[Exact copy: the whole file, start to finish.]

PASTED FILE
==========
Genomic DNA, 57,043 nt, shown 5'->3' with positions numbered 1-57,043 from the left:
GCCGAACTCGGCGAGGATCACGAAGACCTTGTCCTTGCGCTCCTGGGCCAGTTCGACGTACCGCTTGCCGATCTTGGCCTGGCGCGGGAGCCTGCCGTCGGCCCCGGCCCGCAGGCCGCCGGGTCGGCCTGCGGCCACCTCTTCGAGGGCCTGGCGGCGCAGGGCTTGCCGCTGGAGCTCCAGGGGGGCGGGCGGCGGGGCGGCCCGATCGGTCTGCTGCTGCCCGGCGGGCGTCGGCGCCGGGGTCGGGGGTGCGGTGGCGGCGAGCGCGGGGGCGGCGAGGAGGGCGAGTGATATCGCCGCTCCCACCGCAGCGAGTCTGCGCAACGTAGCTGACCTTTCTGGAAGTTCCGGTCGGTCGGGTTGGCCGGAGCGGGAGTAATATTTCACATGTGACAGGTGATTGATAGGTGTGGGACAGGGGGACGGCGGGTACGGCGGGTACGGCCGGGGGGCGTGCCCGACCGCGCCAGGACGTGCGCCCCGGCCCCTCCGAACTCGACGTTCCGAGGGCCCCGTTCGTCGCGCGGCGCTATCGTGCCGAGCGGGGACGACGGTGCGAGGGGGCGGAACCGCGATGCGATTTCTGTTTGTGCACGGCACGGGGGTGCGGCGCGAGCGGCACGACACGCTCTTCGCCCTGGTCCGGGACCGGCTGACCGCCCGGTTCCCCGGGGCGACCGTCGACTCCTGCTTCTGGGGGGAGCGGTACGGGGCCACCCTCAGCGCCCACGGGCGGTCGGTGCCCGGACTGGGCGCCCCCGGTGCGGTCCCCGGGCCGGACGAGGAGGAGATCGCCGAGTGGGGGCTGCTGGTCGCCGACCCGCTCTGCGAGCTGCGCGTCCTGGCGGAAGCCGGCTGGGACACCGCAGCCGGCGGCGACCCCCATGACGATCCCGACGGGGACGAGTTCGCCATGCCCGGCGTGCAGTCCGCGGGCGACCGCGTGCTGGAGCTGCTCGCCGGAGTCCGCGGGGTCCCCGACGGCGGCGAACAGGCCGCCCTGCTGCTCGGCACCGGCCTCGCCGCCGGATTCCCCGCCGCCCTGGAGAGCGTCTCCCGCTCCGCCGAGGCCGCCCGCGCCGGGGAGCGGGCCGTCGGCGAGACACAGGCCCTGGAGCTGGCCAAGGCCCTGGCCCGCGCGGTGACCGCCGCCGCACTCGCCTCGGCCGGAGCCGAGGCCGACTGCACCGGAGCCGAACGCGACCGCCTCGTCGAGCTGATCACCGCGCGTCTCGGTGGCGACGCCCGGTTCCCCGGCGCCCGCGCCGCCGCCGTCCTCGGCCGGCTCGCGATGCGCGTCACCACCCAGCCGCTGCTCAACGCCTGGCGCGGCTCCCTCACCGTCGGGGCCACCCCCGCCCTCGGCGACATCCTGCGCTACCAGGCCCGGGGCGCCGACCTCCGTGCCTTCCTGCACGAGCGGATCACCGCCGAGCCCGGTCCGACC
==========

Genomic DNA, 57,043 nt, shown 5'->3' with positions numbered 1-57,043 from the left:
GCCGAACTCGGCGAGGATCACGAAGACCTTGTCCTTGCGCTCCTGGGCCAGTTCGACGTACCGCTTGCCGATCTTGGCCTGGCGCGGGAGCCTGCCGTCGGCCCCGGCCCGCAGGCCGCCGGGTCGGCCTGCGGCCACCTCTTCGAGGGCCTGGCGGCGCAGGGCTTGCCGCTGGAGCTCCAGGGGGGCGGGCGGCGGGGCGGCCCGATCGGTCTGCTGCTGCCCGGCGGGCGTCGGCGCCGGGGTCGGGGGTGCGGTGGCGGCGAGCGCGGGGGCGGCGAGGAGGGCGAGTGATATCGCCGCTCCCACCGCAGCGAGTCTGCGCAACGTAGCTGACCTTTCTGGAAGTTCCGGTCGGTCGGGTTGGCCGGAGCGGGAGTAATATTTCACATGTGACAGGTGATTGATAGGTGTGGGACAGGGGGACGGCGGGTACGGCGGGTACGGCCGGGGGGCGTGCCCGACCGCGCCAGGACGTGCGCCCCGGCCCCTCCGAACTCGACGTTCCGAGGGCCCCGTTCGTCGCGCGGCGCTATCGTGCCGAGCGGGGACGACGGTGCGAGGGGGCGGAACCGCGATGCGATTTCTGTTTGTGCACGGCACGGGGGTGCGGCGCGAGCGGCACGACACGCTCTTCGCCCTGGTCCGGGACCGGCTGACCGCCCGGTTCCCCGGGGCGACCGTCGACTCCTGCTTCTGGGGGGAGCGGTACGGGGCCACCCTCAGCGCCCACGGGCGGTCGGTGCCCGGACTGGGCGCCCCCGGTGCGGTCCCCGGGCCGGACGAGGAGGAGATCGCCGAGTGGGGGCTGCTGGTCGCCGACCCGCTCTGCGAGCTGCGCGTCCTGGCGGAAGCCGGCTGGGACACCGCAGCCGGCGGCGACCCCCATGACGATCCCGACGGGGACGAGTTCGCCATGCCCGGCGTGCAGTCCGCGGGCGACCGCGTGCTGGAGCTGCTCGCCGGAGTCCGCGGGGTCCCCGACGGCGGCGAACAGGCCGCCCTGCTGCTCGGCACCGGCCTCGCCGCCGGATTCCCCGCCGCCCTGGAGAGCGTCTCCCGCTCCGCCGAGGCCGCCCGCGCCGGGGAGCGGGCCGTCGGCGAGACACAGGCCCTGGAGCTGGCCAAGGCCCTGGCCCGCGCGGTGACCGCCGCCGCACTCGCCTCGGCCGGAGCCGAGGCCGACTGCACCGGAGCCGAACGCGACCGCCTCGTCGAGCTGATCACCGCGCGTCTCGGTGGCGACGCCCGGTTCCCCGGCGCCCGCGCCGCCGCCGTCCTCGGCCGGCTCGCGATGCGCGTCACCACCCAGCCGCTGCTCAACGCCTGGCGCGGCTCCCTCACCGTCGGGGCCACCCCCGCCCTCGGCGACATCCTGCGCTACCAGGCCCGGGGCGCCGACCTCCGTGCCTTCCTGCACGAGCGGATCACCGCCGAGCCCGGTCCGACC